San Francisco was one of the first major cities in the United States to completely shut down due to the global coronavirus pandemic. With non-essential businesses ordered to close, many people found themselves out of work and stuck at home. Without any income, many residents have been struggling to get by, wondering where their next meal will come from.
Former Twitter CEO Dick Costolo knew he had to do something to help, so he called up David Nayfeld, who is a chef at Che Fico Alimentari restaurant. He offered to donate money to pay for people's meals, knowing that it would not only help needy families but would also allow the restaurant to pay their workers during the shutdown.
"I just called David and said, look, is there some way I can donate a bunch of money for a day for you guys to make a bunch of meals and pay for them for families who either are, you know, really economically struggling right now or haven't had time to prepare for the shelter in place?" Costolo told ABC News. "Maybe we can kill two birds with one stone to keep some of your staff employed, and some of these families fed."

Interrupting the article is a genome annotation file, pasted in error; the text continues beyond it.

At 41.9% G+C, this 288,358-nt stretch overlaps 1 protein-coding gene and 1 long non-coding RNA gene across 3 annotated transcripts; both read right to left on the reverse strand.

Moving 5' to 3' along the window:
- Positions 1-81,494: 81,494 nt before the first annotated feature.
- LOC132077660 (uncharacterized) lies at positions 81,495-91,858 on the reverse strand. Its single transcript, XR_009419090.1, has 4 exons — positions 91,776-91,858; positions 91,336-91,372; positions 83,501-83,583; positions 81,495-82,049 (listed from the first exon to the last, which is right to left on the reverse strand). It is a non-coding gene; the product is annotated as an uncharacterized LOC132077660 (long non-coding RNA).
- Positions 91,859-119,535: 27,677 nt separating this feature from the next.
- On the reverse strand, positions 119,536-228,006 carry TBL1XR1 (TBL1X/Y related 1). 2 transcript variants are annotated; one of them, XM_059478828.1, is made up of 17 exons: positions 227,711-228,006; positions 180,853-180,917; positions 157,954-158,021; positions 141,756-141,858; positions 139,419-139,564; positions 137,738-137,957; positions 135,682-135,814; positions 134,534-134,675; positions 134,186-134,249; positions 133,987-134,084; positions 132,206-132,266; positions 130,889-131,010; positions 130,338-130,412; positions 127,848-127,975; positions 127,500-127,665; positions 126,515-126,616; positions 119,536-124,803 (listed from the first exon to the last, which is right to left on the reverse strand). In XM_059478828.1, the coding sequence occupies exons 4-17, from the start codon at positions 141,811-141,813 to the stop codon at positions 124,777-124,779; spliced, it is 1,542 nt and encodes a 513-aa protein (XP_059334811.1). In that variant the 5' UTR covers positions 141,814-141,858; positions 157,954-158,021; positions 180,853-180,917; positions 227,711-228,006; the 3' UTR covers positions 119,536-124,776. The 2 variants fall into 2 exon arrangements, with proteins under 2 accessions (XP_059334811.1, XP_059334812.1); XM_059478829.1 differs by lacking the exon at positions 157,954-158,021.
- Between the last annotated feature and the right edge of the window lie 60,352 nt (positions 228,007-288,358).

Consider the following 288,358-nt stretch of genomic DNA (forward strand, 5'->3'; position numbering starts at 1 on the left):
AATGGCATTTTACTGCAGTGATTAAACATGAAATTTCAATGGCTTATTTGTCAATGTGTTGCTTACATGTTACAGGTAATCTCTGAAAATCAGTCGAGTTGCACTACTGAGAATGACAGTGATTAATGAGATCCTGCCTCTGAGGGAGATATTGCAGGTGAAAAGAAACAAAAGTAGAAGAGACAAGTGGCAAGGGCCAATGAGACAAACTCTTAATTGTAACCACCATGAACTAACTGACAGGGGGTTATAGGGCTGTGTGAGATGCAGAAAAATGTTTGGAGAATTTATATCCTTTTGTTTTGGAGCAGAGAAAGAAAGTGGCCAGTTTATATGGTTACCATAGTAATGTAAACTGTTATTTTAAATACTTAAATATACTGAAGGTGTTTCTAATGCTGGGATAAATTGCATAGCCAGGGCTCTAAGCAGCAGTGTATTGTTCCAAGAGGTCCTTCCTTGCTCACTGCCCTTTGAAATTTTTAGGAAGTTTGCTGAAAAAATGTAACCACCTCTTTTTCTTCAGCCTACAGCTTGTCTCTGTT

Costolo gave an initial donation of $2,000, and Nayfeld announced the creation of the Family Meal Fund in a video on Facebook.
As news of the initiative spread, more people began to donate, allowing the restaurant to feed more and more people each day. The restaurant has since served over 1,500 free meals and makes about 300 dinners for families in need every night.
“David and his team are working nonstop over there,” Costolo said. “I think they did about 320 meals last night. Feeding in upwards of 960 people.”
Costolo said that he believes it is his duty to help out those who need it, especially during a crisis.
“There's a social contract between, you know, people of means in a community and everybody else,” Costolo said. ”And that social contract entails that when the going gets tough, you step up and help out.”
To keep up to date on the latest news about the coronavirus and to understand what you need to stay safe and healthy, check out the Coronavirus: Fact vs. Fiction podcast from CNN Chief Medical Correspondent Dr. Sanjay Gupta.
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